Surprising Spam: I-Kiribati te bua toro ni baukin

Our six-month wedding anniversary was a couple of weeks ago, and we acknowledged this by having dinner at London’s Archipelago restaurant. Archipelago is renowned for its exotic dishes, describing itself as ‘London’s culinary portal to world cuisine,’ and we enjoyed such unusual delicacies as python, crocodile, kangaroo, alpaca and even mealworms. Everything was fantastic.

557 Anniversary

Afterwards, on learning what we’d eaten, a friend declared that we were ‘most intrepid’ for choosing such exotic dishes – and perhaps we were, as we did try to embrace the Archipelago experience as much as we could. However, only two days later, we felt much more intrepid for deciding to cook I-Kiribati te bua toro ni baukin for dinner. Never have we seen such a bizarre combination of ingredients in one dish – and this is coming from two people who regularly adopt a ‘Ready Steady Cook’ approach when trying to come up with something to eat for dinner.

[As a side note, we found this recipe on many websites, including fellow world food blog 196 Flavours (whose rather disparaging review did not assuage any of our trepidation about this one!). A comment on 196 Flavours suggests that this isn’t actually very reflective of a traditional I-Kiribati buatoro, which is made with taro, coconut toddy syrup and coconut cream. However, seeing as we’d only be able to get hold of one of those three ingredients, we had to settle for this apparent bastardisation… for better or worse.]

Te bua toro ni baukin

1 medium pumpkin (we used butternut squash in lieu of pumpkin), peeled and grated
1 medium cabbage, shredded
1 tin of meat (SPAM or corned beef), diced
1 cup flour
1 tsp baking powder
6 tbsp powdered milk
Juice of 1 lemon
Salt and pepper

1. Put the grated pumpkin into a very large dish, and if there is any excess liquid, drain it.
2. Add the shredded cabbage, flour, tinned meat, powdered milk and baking powder, and mix well.
3. Add the lemon juice, salt and pepper, and mix again.
4. Put the mixture into a large, greased baking dish and bake at 180C until brown (about an hour – although we did cover it with foil about halfway through to avoid the cabbage getting too crispy).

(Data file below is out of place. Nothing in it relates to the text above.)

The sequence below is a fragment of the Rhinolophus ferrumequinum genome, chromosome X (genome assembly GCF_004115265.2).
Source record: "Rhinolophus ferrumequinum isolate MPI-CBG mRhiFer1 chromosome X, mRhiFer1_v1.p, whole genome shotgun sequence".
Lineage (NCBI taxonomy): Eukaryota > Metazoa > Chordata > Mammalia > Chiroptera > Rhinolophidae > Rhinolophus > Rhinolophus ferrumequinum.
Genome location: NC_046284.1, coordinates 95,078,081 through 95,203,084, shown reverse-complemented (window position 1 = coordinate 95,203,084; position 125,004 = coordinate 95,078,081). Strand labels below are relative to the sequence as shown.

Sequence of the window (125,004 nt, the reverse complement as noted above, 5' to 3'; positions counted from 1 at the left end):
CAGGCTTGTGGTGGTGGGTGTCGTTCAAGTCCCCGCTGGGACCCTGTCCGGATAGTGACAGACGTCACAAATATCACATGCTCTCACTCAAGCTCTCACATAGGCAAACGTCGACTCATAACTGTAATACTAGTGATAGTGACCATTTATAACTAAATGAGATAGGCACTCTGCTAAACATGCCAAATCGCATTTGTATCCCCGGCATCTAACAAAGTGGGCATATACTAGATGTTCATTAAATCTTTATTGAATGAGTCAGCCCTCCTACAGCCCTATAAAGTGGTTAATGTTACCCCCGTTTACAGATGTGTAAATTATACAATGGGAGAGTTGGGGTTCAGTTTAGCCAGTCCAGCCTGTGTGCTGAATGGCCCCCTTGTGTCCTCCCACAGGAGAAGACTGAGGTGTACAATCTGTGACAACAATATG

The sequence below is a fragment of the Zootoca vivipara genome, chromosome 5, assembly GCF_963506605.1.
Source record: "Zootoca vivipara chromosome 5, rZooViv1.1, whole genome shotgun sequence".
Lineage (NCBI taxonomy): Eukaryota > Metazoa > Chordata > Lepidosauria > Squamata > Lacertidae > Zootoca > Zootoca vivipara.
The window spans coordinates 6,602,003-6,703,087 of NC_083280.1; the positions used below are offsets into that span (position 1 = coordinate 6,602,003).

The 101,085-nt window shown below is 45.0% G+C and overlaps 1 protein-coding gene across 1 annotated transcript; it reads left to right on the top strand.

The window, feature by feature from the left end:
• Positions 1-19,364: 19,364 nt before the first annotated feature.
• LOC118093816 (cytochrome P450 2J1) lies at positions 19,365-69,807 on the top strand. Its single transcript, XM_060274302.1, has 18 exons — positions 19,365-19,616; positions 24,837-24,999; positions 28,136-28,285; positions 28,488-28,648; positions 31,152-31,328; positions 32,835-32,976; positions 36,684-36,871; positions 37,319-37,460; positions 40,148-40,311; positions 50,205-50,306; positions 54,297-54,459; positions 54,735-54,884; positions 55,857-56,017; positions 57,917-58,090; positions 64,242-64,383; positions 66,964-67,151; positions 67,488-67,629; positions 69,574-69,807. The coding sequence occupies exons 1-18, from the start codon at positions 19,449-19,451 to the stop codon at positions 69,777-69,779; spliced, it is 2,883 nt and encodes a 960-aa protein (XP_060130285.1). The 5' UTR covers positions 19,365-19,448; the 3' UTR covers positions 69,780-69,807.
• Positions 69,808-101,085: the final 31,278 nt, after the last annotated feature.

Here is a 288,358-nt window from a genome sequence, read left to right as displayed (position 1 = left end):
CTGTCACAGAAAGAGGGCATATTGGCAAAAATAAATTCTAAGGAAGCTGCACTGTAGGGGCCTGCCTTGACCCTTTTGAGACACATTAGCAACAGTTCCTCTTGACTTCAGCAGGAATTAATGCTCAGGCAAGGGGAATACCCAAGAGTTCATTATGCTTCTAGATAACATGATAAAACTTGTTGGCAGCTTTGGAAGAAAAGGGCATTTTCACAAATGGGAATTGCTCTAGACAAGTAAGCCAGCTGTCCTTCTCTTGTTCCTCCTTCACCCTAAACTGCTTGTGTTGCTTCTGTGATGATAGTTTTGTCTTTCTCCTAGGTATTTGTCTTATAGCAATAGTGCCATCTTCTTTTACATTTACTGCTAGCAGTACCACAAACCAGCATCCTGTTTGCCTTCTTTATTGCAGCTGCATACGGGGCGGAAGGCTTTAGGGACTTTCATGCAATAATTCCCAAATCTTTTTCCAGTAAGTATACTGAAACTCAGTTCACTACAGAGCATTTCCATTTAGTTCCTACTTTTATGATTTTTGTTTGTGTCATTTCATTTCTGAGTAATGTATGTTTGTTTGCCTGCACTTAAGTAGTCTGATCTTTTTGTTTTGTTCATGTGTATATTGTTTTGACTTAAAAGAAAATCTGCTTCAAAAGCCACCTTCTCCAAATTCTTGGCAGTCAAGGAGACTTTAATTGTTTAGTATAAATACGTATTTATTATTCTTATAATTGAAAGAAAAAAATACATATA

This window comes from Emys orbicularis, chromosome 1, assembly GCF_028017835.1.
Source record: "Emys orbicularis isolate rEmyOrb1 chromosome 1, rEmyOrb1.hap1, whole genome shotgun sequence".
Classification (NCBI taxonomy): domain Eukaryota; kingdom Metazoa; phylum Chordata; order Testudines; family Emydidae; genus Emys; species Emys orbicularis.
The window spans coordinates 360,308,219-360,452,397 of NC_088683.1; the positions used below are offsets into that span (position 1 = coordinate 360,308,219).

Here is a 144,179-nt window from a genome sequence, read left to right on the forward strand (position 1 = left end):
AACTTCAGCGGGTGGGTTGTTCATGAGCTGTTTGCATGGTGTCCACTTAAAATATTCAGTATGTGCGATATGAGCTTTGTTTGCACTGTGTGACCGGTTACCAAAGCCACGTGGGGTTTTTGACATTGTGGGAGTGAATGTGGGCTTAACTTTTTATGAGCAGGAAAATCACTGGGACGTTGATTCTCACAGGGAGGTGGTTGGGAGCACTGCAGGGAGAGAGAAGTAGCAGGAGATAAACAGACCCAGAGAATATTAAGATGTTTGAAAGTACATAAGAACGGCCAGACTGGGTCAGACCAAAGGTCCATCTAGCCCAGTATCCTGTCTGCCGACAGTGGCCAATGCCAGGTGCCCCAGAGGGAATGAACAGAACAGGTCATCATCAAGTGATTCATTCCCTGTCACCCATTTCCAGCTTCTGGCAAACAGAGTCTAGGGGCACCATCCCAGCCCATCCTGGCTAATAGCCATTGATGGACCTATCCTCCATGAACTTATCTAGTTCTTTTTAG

Serves 3-4

558a Pre-cooking I-Kiribati compressed

559a Pre-cooking in dish compressed

560a Cooked compressed

As with the cassava pudding we made a few weeks ago, this recipe made us very grateful to have a food processor with which to grate the pumpkin. We are also grateful that we own enormous mixing bowls and baking dishes, both of which were essential for this dish. You could also say that it made us grateful for the fact that after the previous occupants of our house left a tin of SPAM behind, we finally had a chance to use it, but there has to be something dodgy about a tin of meat that can still be fine despite being four years out of date.

But after all that build-up… we actually liked this! We still cannot understand how those remarkably incompatible ingredients could work together to create an acceptable – even pleasant – flavour, but somehow they did. The best way to describe it is that it’s like a vegetable gratin. We commented that in smaller portions, it would also work as a side dish (without the SPAM – which really isn’t necessary in any dish). We’re undecided as to whether we would actually make it again, but we certainly wouldn’t shy away from it. So for something we were very apprehensive about, we were very pleasantly surprised! Let’s hope our next dish of coconut-crusted fish from Nauru has the same result…

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